Sam and I haven’t ever really been “into” Halloween. Each year has had it’s own reason. Before we had Bella, we lived in Southern California and I waited eagerly with candy and the porch lights on to welcome all the kids. Instead, I ended up with several childless, grown men holding their backpacks open and saying, “What’s up?” plus a few teens who picked through the candy like a buffet.
The year Bella was almost 1, we had just moved and I dressed her up as Tigger and took her to our mom’s group for their Halloween party. However, October in Colorado is freezing, so we didn’t do anything else.
At nearly two (in the picture above), we’d just moved to El Paso a few months prior. We also didn’t know the neighborhood well. Her, Sam, and I carved pumpkins then dressed her up in a Halloween shirt and went to our own post-Halloween party.
Her third year? I don’t even remember. Isn’t that terrible? I have no clue. I think my parents were out visiting, we realized it was Halloween, and pretty much skipped the whole thing. We thought at that point in the year she’d have brothers to dress up with her, and our plans for adoption had fallen through as well. I was a hot mess.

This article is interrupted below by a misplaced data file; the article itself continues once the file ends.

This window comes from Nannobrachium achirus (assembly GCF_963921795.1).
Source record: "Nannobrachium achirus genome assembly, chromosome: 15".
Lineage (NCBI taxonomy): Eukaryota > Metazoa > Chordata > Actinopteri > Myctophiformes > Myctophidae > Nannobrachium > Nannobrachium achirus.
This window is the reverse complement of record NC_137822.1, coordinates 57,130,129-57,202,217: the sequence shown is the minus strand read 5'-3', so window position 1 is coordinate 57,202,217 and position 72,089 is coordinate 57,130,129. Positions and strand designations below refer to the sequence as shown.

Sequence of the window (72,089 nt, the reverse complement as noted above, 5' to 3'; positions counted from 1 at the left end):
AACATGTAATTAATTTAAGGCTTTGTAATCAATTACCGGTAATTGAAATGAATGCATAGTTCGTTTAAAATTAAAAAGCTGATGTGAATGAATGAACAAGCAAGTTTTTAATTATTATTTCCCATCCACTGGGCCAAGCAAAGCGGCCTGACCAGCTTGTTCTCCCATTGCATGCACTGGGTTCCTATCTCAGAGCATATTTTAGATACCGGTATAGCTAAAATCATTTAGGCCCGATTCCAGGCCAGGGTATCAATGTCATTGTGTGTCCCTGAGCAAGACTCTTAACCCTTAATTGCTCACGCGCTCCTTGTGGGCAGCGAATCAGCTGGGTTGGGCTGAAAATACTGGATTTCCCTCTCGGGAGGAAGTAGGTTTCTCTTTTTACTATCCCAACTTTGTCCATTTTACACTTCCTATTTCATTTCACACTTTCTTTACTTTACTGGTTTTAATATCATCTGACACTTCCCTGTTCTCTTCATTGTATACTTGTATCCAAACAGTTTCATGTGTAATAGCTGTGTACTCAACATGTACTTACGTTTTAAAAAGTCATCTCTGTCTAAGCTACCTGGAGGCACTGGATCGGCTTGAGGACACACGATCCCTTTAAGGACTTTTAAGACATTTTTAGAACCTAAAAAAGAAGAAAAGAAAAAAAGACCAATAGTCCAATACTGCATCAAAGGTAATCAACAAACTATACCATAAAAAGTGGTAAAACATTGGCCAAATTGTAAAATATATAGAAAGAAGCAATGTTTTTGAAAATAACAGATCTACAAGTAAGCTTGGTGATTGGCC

So that brings us to this year. This year we decided to go all out. Carve pumpkins, go to a pumpkin patch, buy a costume, trick or treat around the neighborhood, and attend a Halloween party. We didn’t do any specific Halloween decorations, but we’ve got some autumn-themed ones, and some lite-up pumpkins, which give it just the right touch of fun.
Then the other day, I mentioned Halloween to Bella and she asked, “What’s that?” I explained that we’d dress her up, go around to the homes, get candy, and give it out to other kids who came to our house as well. We’d carve pumpkins and roast seeds, and get to meet new friends.
Her eyes almost popped out of her head.
“I get CANDY from people? And it’s not my birthday?”
Bingo. Sums it up perfectly.
Diana blogs at Diana Wrote about her life with a daughter here and three sons in heaven, life as an army wife, and her faith. You can also find her work on Liberating Working Moms, She Reads Truth, The New York Times, Still Standing Magazine, and The Huffington Post. Smaller glimpses into her day are on Twitter, Facebook, and Instagram.
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